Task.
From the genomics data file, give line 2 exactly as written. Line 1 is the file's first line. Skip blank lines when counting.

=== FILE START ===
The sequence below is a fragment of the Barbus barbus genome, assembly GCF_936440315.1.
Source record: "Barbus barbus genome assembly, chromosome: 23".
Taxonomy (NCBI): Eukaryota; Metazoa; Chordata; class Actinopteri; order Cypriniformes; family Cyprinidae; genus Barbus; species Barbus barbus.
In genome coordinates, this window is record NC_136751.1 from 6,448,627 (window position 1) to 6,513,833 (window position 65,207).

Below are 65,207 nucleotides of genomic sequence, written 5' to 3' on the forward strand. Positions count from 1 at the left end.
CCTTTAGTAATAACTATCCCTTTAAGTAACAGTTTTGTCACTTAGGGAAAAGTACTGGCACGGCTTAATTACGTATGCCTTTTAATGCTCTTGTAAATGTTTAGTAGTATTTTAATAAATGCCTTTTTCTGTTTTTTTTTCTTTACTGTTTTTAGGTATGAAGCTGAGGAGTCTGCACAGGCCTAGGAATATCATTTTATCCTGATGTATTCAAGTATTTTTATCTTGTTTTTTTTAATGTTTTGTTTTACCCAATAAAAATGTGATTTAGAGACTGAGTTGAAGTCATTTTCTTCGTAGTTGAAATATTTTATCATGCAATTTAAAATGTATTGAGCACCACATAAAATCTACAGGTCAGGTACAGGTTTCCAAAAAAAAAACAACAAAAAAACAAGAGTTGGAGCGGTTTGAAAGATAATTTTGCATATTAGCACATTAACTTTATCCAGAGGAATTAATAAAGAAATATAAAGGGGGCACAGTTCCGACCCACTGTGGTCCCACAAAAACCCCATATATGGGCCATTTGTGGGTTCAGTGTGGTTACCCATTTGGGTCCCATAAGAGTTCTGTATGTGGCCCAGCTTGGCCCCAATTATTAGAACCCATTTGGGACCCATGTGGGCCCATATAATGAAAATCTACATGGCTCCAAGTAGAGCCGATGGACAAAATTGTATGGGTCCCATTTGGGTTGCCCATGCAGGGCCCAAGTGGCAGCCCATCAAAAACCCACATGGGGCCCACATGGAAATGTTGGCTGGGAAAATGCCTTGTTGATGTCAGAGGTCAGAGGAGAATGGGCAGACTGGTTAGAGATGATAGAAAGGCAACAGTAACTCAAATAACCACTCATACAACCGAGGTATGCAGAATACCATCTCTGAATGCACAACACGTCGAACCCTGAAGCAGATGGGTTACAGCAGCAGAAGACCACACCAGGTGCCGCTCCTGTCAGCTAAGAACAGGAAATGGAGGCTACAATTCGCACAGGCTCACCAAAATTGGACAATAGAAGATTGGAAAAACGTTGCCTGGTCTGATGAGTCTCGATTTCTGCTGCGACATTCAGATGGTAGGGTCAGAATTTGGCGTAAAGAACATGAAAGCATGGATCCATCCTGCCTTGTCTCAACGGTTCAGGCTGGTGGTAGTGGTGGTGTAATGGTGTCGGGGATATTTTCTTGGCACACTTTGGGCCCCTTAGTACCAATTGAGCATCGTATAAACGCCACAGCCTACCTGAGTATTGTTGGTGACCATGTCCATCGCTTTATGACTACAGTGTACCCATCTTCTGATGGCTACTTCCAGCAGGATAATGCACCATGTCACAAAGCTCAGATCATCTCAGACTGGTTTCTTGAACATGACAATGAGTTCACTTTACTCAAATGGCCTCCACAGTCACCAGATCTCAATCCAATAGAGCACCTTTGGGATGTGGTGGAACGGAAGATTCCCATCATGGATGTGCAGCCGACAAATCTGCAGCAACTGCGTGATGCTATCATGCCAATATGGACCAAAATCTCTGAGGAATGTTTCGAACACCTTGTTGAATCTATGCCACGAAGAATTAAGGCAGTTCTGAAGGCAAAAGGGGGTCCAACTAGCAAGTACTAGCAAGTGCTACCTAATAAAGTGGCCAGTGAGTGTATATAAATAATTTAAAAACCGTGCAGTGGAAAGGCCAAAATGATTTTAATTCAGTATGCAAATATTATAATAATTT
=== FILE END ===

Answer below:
Source record: "Barbus barbus genome assembly, chromosome: 23".